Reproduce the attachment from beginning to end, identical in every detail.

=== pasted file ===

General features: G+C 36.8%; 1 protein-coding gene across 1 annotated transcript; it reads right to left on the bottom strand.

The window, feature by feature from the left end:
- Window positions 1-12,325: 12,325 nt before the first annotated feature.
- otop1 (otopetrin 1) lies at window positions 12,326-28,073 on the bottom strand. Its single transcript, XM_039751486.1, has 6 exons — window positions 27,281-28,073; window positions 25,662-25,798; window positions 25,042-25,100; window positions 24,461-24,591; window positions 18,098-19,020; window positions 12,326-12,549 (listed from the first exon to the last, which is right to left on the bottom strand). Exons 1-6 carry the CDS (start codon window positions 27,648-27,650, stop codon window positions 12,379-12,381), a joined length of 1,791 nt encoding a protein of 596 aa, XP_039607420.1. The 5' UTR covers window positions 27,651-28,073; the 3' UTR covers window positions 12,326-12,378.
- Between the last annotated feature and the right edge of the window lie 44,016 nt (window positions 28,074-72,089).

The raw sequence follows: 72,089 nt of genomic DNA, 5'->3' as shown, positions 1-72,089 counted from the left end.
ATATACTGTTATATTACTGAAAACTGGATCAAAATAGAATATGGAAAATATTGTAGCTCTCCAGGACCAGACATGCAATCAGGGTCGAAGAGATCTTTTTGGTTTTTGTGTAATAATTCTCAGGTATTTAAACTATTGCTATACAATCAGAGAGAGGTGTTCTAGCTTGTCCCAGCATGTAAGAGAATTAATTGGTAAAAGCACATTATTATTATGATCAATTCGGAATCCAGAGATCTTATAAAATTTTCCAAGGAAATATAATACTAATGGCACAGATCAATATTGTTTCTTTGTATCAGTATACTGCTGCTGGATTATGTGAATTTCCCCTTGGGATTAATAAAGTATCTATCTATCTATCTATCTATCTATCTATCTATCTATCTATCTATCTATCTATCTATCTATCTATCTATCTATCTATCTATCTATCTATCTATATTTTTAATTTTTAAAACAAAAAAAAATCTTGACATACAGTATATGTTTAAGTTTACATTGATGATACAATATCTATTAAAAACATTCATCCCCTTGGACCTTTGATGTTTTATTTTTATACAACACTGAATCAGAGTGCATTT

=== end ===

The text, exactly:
General features: G+C 36.8%; 1 protein-coding gene across 1 annotated transcript; it reads right to left on the bottom strand.

The window, feature by feature from the left end:
- Window positions 1-12,325: 12,325 nt before the first annotated feature.
- otop1 (otopetrin 1) lies at window positions 12,326-28,073 on the bottom strand. Its single transcript, XM_039751486.1, has 6 exons — window positions 27,281-28,073; window positions 25,662-25,798; window positions 25,042-25,100; window positions 24,461-24,591; window positions 18,098-19,020; window positions 12,326-12,549 (listed from the first exon to the last, which is right to left on the bottom strand). Exons 1-6 carry the CDS (start codon window positions 27,648-27,650, stop codon window positions 12,379-12,381), a joined length of 1,791 nt encoding a protein of 596 aa, XP_039607420.1. The 5' UTR covers window positions 27,651-28,073; the 3' UTR covers window positions 12,326-12,378.
- Between the last annotated feature and the right edge of the window lie 44,016 nt (window positions 28,074-72,089).

The raw sequence follows: 72,089 nt of genomic DNA, 5'->3' as shown, positions 1-72,089 counted from the left end.
ATATACTGTTATATTACTGAAAACTGGATCAAAATAGAATATGGAAAATATTGTAGCTCTCCAGGACCAGACATGCAATCAGGGTCGAAGAGATCTTTTTGGTTTTTGTGTAATAATTCTCAGGTATTTAAACTATTGCTATACAATCAGAGAGAGGTGTTCTAGCTTGTCCCAGCATGTAAGAGAATTAATTGGTAAAAGCACATTATTATTATGATCAATTCGGAATCCAGAGATCTTATAAAATTTTCCAAGGAAATATAATACTAATGGCACAGATCAATATTGTTTCTTTGTATCAGTATACTGCTGCTGGATTATGTGAATTTCCCCTTGGGATTAATAAAGTATCTATCTATCTATCTATCTATCTATCTATCTATCTATCTATCTATCTATCTATCTATCTATCTATCTATCTATCTATCTATCTATCTATCTATATTTTTAATTTTTAAAACAAAAAAAAATCTTGACATACAGTATATGTTTAAGTTTACATTGATGATACAATATCTATTAAAAACATTCATCCCCTTGGACCTTTGATGTTTTATTTTTATACAACACTGAATCAGAGTGCATTT